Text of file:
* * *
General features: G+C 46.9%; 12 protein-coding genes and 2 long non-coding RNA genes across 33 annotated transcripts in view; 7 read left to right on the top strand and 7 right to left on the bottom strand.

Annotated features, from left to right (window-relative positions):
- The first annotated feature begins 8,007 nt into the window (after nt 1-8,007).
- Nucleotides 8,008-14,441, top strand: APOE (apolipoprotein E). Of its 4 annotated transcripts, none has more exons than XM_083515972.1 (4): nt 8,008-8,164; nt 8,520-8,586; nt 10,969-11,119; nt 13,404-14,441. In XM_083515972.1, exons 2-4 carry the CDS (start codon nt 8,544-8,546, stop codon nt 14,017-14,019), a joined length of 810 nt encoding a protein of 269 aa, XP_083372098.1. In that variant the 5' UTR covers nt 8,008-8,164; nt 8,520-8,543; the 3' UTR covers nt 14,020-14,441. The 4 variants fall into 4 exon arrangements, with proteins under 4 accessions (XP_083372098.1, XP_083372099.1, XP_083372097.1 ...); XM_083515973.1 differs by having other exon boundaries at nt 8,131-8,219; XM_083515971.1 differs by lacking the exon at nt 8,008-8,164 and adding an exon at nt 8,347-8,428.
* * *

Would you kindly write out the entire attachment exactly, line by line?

General features: G+C 46.9%; 12 protein-coding genes and 2 long non-coding RNA genes across 33 annotated transcripts in view; 7 read left to right on the top strand and 7 right to left on the bottom strand.

Annotated features, from left to right (window-relative positions):
- The first annotated feature begins 8,007 nt into the window (after nt 1-8,007).
- Nucleotides 8,008-14,441, top strand: APOE (apolipoprotein E). Of its 4 annotated transcripts, none has more exons than XM_083515972.1 (4): nt 8,008-8,164; nt 8,520-8,586; nt 10,969-11,119; nt 13,404-14,441. In XM_083515972.1, exons 2-4 carry the CDS (start codon nt 8,544-8,546, stop codon nt 14,017-14,019), a joined length of 810 nt encoding a protein of 269 aa, XP_083372098.1. In that variant the 5' UTR covers nt 8,008-8,164; nt 8,520-8,543; the 3' UTR covers nt 14,020-14,441. The 4 variants fall into 4 exon arrangements, with proteins under 4 accessions (XP_083372098.1, XP_083372099.1, XP_083372097.1 ...); XM_083515973.1 differs by having other exon boundaries at nt 8,131-8,219; XM_083515971.1 differs by lacking the exon at nt 8,008-8,164 and adding an exon at nt 8,347-8,428.